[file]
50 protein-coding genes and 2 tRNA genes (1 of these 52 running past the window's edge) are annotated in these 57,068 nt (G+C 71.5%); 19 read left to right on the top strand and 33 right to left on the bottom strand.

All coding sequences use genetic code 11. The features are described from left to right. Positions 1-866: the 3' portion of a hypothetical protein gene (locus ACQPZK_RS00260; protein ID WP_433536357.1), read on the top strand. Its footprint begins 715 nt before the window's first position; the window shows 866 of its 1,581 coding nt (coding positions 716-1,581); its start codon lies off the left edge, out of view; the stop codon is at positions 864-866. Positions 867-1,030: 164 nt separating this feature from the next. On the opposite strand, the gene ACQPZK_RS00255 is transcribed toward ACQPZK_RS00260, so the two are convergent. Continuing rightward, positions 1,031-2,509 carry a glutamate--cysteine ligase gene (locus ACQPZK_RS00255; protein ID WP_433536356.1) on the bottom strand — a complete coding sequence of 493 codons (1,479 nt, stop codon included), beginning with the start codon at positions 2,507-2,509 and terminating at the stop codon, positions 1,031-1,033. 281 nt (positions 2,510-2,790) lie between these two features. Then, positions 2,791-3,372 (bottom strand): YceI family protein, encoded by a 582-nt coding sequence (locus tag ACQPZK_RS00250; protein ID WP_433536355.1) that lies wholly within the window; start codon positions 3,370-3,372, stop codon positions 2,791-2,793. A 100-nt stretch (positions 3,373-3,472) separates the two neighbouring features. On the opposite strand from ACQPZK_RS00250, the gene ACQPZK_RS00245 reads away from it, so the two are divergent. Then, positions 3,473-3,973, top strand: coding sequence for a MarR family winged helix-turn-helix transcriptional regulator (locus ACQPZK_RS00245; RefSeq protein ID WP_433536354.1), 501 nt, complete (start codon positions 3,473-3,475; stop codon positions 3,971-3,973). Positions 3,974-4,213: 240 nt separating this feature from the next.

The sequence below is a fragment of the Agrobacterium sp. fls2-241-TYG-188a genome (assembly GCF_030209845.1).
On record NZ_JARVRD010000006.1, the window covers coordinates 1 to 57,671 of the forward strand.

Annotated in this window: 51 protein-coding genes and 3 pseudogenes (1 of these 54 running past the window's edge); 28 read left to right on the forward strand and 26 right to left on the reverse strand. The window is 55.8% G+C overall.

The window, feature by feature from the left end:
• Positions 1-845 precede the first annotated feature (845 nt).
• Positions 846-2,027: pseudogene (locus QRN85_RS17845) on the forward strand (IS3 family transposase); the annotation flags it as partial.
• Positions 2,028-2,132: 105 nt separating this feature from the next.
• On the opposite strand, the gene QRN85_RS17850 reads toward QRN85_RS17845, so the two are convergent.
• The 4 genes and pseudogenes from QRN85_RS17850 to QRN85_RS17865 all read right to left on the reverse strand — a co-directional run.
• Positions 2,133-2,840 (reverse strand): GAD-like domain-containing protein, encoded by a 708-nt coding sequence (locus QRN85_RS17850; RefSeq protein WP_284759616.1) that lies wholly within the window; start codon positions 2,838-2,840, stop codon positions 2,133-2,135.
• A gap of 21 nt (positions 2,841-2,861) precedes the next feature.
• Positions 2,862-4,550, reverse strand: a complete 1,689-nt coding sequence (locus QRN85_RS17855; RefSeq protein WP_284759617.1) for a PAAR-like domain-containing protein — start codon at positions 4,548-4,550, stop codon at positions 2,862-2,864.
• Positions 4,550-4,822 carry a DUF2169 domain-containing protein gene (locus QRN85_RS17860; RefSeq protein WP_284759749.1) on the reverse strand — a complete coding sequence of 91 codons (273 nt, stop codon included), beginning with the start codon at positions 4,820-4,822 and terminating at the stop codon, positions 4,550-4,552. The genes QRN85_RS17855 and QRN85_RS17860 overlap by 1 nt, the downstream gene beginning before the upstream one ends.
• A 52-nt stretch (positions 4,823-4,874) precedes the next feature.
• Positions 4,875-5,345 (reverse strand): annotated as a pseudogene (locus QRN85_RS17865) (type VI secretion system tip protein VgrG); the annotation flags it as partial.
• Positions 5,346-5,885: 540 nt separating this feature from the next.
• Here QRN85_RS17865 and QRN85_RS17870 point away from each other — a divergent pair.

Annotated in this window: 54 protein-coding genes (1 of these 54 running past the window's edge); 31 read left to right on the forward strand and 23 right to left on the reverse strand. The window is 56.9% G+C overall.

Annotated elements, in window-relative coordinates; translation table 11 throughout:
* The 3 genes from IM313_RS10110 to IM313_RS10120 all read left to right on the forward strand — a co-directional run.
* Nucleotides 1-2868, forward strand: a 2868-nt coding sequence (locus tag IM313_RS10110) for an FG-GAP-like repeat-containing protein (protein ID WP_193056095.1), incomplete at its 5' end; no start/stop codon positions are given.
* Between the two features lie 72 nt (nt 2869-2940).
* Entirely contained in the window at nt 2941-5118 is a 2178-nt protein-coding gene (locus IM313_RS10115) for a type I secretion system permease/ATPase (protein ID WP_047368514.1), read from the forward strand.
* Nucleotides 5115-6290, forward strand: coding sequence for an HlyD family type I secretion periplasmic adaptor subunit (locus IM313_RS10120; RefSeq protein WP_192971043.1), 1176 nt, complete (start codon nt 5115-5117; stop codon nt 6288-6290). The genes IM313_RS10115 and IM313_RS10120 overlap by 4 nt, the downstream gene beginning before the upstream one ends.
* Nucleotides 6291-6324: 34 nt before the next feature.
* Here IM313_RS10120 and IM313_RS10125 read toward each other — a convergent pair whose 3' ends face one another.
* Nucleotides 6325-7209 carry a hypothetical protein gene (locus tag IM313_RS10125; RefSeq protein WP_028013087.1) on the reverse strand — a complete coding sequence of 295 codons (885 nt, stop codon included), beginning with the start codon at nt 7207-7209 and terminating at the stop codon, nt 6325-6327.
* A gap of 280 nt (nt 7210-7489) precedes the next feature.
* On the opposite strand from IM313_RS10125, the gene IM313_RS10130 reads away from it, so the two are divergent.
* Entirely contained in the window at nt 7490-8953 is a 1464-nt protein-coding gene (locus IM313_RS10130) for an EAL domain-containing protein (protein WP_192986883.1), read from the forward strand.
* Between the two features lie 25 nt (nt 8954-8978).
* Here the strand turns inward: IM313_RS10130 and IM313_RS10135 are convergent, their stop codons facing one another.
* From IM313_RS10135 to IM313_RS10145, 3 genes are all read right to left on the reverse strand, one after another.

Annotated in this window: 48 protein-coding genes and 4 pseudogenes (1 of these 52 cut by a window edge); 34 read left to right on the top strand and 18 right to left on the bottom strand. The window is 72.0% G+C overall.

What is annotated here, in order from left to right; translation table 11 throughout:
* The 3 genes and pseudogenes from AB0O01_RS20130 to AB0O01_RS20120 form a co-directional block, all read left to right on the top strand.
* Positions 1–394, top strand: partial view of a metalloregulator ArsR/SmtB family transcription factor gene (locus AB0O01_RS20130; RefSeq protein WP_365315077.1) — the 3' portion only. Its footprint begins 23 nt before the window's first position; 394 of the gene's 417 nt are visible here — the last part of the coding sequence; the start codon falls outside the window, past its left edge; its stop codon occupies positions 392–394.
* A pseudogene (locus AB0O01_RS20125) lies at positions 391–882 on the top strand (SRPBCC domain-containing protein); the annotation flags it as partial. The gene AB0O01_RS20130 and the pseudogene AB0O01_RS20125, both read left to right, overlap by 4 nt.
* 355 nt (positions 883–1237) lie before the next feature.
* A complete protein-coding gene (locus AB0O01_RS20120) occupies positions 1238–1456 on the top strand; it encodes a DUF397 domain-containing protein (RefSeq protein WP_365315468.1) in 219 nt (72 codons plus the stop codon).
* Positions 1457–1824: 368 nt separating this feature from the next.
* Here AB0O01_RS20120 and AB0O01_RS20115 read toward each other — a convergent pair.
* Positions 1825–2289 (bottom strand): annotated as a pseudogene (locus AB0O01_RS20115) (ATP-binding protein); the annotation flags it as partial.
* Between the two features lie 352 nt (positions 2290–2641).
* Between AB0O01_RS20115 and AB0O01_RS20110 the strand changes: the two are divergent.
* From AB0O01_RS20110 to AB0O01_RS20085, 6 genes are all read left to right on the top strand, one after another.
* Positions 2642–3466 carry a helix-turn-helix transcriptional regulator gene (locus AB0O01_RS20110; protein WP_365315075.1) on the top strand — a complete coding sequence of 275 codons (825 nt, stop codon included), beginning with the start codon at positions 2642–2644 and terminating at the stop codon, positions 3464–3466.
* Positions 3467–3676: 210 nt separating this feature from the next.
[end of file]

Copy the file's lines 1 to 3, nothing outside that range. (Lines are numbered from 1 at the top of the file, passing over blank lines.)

50 protein-coding genes and 2 tRNA genes (1 of these 52 running past the window's edge) are annotated in these 57,068 nt (G+C 71.5%); 19 read left to right on the top strand and 33 right to left on the bottom strand.

All coding sequences use genetic code 11. The features are described from left to right. Positions 1-866: the 3' portion of a hypothetical protein gene (locus ACQPZK_RS00260; protein ID WP_433536357.1), read on the top strand. Its footprint begins 715 nt before the window's first position; the window shows 866 of its 1,581 coding nt (coding positions 716-1,581); its start codon lies off the left edge, out of view; the stop codon is at positions 864-866. Positions 867-1,030: 164 nt separating this feature from the next. On the opposite strand, the gene ACQPZK_RS00255 is transcribed toward ACQPZK_RS00260, so the two are convergent. Continuing rightward, positions 1,031-2,509 carry a glutamate--cysteine ligase gene (locus ACQPZK_RS00255; protein ID WP_433536356.1) on the bottom strand — a complete coding sequence of 493 codons (1,479 nt, stop codon included), beginning with the start codon at positions 2,507-2,509 and terminating at the stop codon, positions 1,031-1,033. 281 nt (positions 2,510-2,790) lie between these two features. Then, positions 2,791-3,372 (bottom strand): YceI family protein, encoded by a 582-nt coding sequence (locus tag ACQPZK_RS00250; protein ID WP_433536355.1) that lies wholly within the window; start codon positions 3,370-3,372, stop codon positions 2,791-2,793. A 100-nt stretch (positions 3,373-3,472) separates the two neighbouring features. On the opposite strand from ACQPZK_RS00250, the gene ACQPZK_RS00245 reads away from it, so the two are divergent. Then, positions 3,473-3,973, top strand: coding sequence for a MarR family winged helix-turn-helix transcriptional regulator (locus ACQPZK_RS00245; RefSeq protein ID WP_433536354.1), 501 nt, complete (start codon positions 3,473-3,475; stop codon positions 3,971-3,973). Positions 3,974-4,213: 240 nt separating this feature from the next.

The sequence below is a fragment of the Agrobacterium sp. fls2-241-TYG-188a genome (assembly GCF_030209845.1).